MacArthur in Manilla, Philippines, 1945, smoking a corncob pipe
The Philippine Islands gained semi-autonomous status in 1935 with the creation of a Philippine Commonwealth and the election of Manuel L. Quezon as president of the newly formed government.
(continued) One of the most pressing concerns and new responsibilities was the creation of a new military force capable of defending the islands. With this in mind, Douglas MacArthur, then the chief of staff of the U.S. Army was chosen by President Quezon to be part of the Office of the Military Advisor to the Commonwealth Government. His new job as Field Marshall of the Philippines was to create a new national army complete with its own small off-shore naval patrol force and air contingent over a conservative 10 year period.
But with diplomacy failing in Europe with Nazi Germany and especially with an ever more daring and increasingly militant Imperial Japan it became clear that the United States would need to mobilize for war. The U.S. embargoes on industrial materials such as iron and copper while closing the Panama Canal to Japanese shipping failed to halt Imperial ambitions. MacArthur was recalled into active service by U.S. President Franklin Delano Roosevelt and returned to his original position as a major general on July 26, 1941. The general gained the responsibilities of heading the newly established United States Army Forces in the Far East (USAFFE) command as it became clear that U.S. escalation to war was more than a possibility. This included the task of training the Philippine army, creating a brand new staff of headquarters, and securing enough supplies and reinforcements for the upcoming conflict of which there was little time to prepare.
One of the most apparent obstacles that the combined U.S. and Filipino forces had to overcome was an overall lack of equipment and its quality. Although there were enough firearms such as the Springfield and the British Lee Enfield rifles, the weapons were often too long for the average Filipino infantryman while the the rifles themselves had low quality extractors that would often break. Additionally there was a serious lack of items such as gas masks, steel helmets, and entrenching tools while most issued boots were only rubber based and wore out quickly. Supply of many units was all too often not consistent and highly dependant on the enthusiasm and will of the quartermaster or officer with the responsibility of supply. There was an even more pressing lack of transportation as all units lacked sufficient quantities of heavy trucks or vehicles to transport troops and supplies. The lack of sufficient equipment, training, and supplies would not bode well for the USAFFE in the Philippines in the next few months.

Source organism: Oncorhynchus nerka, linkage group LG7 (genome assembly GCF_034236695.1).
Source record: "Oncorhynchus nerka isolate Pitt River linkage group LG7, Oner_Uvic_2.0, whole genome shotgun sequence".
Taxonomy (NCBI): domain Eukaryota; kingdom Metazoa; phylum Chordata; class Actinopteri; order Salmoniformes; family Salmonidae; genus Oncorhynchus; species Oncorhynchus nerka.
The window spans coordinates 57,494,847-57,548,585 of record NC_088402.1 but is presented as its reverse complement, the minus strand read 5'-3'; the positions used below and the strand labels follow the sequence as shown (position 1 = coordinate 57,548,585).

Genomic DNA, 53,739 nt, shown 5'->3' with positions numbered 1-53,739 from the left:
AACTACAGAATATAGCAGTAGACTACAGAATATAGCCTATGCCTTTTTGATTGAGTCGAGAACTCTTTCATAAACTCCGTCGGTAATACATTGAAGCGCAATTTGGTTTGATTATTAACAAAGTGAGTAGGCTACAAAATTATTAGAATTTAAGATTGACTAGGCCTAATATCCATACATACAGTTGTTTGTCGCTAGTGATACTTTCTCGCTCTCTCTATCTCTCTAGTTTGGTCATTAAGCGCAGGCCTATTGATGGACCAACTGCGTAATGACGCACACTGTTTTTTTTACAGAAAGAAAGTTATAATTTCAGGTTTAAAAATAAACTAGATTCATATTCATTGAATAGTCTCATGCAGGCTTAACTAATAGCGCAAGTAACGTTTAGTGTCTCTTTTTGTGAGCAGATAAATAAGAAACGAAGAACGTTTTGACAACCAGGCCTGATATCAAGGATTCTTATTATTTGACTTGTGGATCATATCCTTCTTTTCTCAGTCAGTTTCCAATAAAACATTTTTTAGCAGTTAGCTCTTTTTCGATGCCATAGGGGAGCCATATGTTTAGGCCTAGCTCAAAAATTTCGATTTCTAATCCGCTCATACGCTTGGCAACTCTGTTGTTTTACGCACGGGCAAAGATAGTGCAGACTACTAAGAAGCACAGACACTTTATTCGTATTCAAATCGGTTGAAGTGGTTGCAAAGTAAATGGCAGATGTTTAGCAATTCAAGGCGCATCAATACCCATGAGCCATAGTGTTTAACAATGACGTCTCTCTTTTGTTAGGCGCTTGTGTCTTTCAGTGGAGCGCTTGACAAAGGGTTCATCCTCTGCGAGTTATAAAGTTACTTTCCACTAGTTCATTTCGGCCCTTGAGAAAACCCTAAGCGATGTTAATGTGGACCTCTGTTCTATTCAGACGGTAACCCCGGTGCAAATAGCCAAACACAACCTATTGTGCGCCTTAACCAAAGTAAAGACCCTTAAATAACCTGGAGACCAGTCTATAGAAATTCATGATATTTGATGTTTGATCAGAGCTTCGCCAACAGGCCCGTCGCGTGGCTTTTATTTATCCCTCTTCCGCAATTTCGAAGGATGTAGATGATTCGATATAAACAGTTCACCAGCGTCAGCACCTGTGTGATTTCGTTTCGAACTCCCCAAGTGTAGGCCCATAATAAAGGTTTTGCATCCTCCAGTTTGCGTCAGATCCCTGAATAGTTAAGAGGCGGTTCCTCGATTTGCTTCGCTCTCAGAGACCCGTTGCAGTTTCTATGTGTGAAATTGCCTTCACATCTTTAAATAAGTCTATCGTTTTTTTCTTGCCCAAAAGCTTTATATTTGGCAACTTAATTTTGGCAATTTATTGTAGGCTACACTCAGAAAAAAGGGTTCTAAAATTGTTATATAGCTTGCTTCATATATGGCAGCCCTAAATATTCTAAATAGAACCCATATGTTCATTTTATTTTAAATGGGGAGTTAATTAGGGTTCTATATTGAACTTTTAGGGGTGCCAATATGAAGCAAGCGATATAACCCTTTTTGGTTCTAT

Over the next short months General MacArthur would organize the Philippines into four different military commands, each having its own units and areas of responsibilities. This included the North Luzon Force which was by military intelligence the most likely area to receive an invasion force, the South Luzon, Visayan–Mindanao, and Reserve Forces. Over the next months the more than 22,000 original U.S. Army troops made up of Filipinos and Americans would be reinforced by mostly National Guard units that drew their own strength from states like California, Kentucky, and Missouri to name a few. Although these newly formed units were trained quite quickly and without proper instruction, the guard units brought more modern equipment than was already present on the islands. Over one hundred M3 Stuart light tanks and 107 P-40 Warhawk fighters were shipped from the U.S. mainland in preparation for defensive operations. There were also 35 B-17 bombers operated by the Army Air Force, making the philippine air contingent to be the highest concentration of American combat aircraft outside of the U.S. itself. Yet problems also arose as there were not enough airfields, maintenance facilities and personnel for effective use of the brand new air assets and worrying much of the USAFFE headquarters. The U.S. government policy also hindered the volume of new equipment available to be shipped to the Philippines. The Lend-lease policy to Britain and France effectively cut into available military transportation that could be used to ferry the much needed equipment to both Asia and Europe. Additionally, the United States had not created the capacity for its military industry the same way that it would be renowned for only a year later. The available manufacturing was used not only for domestic military needs but also for another theater of war for two nations. Although many of MacArthur’s military requests would be approved right away, the time needed to create a fighting force that would be totally independent and sufficient to guard the entire archipelago was not available.
The United States was drawn officially into the Second World War when Imperial Japanese forces launched a preemptive attack on the U.S. naval base at Pearl Harbor on December 7, 1941. Just hours later and more than 5,000 miles from Hawaiian islands the Japanese launched an invasion of the Philippine archipelago beginning the first combined U.S. and Filipino campaign of the war. This resulted in the activation of war plan Rainbow 5, putting in place the War Department’s strategy that would last throughout the remainder of the war.